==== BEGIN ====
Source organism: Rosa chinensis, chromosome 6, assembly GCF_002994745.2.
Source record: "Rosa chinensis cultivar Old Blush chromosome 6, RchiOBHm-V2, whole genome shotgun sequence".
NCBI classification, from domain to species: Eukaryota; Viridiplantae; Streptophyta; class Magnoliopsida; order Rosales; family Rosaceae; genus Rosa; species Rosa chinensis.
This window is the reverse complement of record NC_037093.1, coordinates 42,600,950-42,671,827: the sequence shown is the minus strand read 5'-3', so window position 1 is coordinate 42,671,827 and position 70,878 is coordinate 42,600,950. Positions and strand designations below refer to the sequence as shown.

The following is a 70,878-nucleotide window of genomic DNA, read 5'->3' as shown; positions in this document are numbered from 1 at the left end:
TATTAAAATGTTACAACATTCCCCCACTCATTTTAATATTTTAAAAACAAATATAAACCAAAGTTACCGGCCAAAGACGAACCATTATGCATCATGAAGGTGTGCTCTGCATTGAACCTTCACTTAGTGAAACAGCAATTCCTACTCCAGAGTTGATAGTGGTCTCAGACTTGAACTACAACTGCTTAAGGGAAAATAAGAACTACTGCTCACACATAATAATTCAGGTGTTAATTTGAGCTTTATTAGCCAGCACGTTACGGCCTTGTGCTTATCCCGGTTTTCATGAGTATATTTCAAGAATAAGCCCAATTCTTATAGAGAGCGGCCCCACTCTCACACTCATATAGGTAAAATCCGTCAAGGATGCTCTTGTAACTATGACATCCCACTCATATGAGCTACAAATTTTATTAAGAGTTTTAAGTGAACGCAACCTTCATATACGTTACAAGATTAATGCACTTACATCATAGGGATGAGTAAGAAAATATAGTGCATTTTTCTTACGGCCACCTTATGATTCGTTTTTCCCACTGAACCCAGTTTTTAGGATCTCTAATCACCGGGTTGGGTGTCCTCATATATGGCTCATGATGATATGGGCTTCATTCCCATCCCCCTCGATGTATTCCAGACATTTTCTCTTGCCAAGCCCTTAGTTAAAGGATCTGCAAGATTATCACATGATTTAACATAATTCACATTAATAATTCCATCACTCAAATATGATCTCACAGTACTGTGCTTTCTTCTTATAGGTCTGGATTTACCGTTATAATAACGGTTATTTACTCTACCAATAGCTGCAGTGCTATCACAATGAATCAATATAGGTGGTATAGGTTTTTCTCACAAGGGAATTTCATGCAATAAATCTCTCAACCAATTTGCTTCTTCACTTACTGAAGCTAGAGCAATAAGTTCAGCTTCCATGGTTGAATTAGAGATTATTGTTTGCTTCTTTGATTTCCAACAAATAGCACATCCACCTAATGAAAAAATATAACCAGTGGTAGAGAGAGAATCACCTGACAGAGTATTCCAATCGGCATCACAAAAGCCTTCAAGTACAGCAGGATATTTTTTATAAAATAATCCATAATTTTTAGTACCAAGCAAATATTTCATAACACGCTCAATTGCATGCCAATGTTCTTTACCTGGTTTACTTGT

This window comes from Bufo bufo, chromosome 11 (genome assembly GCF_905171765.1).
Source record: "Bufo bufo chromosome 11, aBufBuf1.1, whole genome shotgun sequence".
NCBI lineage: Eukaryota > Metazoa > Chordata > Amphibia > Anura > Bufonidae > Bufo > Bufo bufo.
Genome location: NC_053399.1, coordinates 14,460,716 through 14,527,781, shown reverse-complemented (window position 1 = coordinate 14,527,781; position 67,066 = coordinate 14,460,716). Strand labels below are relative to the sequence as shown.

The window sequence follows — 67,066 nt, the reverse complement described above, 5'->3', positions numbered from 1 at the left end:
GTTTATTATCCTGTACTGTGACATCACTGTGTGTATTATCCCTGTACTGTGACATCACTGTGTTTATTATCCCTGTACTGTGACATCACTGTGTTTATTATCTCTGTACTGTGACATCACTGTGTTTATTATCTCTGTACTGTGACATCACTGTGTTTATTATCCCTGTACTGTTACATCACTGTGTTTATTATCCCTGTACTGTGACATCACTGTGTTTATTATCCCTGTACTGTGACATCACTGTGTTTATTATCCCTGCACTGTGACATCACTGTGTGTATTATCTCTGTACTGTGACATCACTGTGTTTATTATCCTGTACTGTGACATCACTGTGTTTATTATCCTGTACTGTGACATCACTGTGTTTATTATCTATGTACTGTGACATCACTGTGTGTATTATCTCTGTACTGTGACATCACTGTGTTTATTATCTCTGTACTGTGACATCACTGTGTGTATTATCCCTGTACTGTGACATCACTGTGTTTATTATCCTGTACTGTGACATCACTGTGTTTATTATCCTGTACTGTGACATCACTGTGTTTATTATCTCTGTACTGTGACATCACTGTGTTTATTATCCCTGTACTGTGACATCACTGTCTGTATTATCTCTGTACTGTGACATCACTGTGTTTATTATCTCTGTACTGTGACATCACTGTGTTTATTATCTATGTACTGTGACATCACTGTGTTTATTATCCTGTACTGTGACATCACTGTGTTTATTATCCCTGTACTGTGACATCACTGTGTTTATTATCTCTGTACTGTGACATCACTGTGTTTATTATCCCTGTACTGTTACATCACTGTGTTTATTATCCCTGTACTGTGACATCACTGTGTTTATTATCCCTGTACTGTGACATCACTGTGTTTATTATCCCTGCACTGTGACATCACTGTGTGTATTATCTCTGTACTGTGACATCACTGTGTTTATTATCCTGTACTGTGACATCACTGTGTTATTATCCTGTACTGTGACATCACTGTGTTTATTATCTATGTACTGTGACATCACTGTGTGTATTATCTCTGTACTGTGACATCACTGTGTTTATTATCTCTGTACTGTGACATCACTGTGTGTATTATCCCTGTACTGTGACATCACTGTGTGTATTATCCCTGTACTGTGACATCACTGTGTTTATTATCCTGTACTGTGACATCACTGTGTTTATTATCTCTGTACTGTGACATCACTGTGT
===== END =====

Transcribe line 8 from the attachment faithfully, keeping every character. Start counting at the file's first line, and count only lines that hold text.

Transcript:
Source record: "Bufo bufo chromosome 11, aBufBuf1.1, whole genome shotgun sequence".